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Sunsets like this happened every day. Amazing colors! Usually a few of us gathered on the deck, maybe had a pisco sour of glass of wine, and enjoyed watching the sea, the birds, looked out for whales and dolphins while having great conversations. The sea breeze was usually very pleasant, only after sunset I put on a fleece or windbreaker if the wind got too cold during navigations. It is such a nice way to end the day. Sometimes we went to the bow after dinner as well to watch the stars - I have been to very few places where the sky was so clear.

 

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Day 5: Fernandina & Isabela

 

Fernandina is the youngest island of the archipelago. As all islands, it is volvanic, therefore there are lots of lava, some mangroves and some cacti. Despite this rather hostile environment, at Punta Espinoza many reptiles, birds and mammals can be seen. And there are sooooo many iguanas! Huge piles of them, they also sometimes sit on top of each other. They are everywhere and you have to be careful to not step on them as they obviously don't care at all where the walkways are ;)

 

We again went ashore very early before everybody else and were able to watch the igauas waking up while the sun was rising. They need heat to heat up their bodies before they can go into the water and dive to eat algae off the lava rocks - because the cold water reduces their body temperature. As they eat algae, they also consume a lot of salt which is too much for their bodies. So they kind of sneeze out the excess salt they don't need or can't digest. There were also a few baby iguanas climbing adult iguanas, wandering around, etc. It was so much fun to watch them! The blurry ret dots in the following photo are sally crabs - they were everywhere too!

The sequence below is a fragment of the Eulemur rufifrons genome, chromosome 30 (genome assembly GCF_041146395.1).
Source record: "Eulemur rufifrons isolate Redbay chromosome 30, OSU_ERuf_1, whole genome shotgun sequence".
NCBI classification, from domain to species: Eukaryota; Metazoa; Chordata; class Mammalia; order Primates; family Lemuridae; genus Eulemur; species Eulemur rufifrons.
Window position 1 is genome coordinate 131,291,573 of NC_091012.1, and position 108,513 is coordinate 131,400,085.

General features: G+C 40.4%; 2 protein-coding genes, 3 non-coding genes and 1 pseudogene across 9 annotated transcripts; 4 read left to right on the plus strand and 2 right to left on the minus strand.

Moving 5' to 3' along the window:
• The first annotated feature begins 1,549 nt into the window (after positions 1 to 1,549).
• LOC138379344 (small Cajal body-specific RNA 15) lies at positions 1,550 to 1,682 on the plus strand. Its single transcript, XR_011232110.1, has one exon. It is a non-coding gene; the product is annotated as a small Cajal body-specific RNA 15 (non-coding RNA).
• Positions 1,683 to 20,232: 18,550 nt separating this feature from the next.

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And more exciting very recent news: I got informed yesterday that the next photo will be published by the Galapagos Conservancy in their 2018 calendar!

 

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Great report with lots of useful information but I shouldn't have read it as I now want to visit too !!!!

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Thank you, @Dave Williams! Glad to hear that you are enjoying this.

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Walking about 100 meters away from the first "iguana spot", there was a baby sea lion that turned out to be not only very cute and playful, but also very curious! When I sat down and waited, it approached me closer and closer - at some point nearly putting its nose on my lens!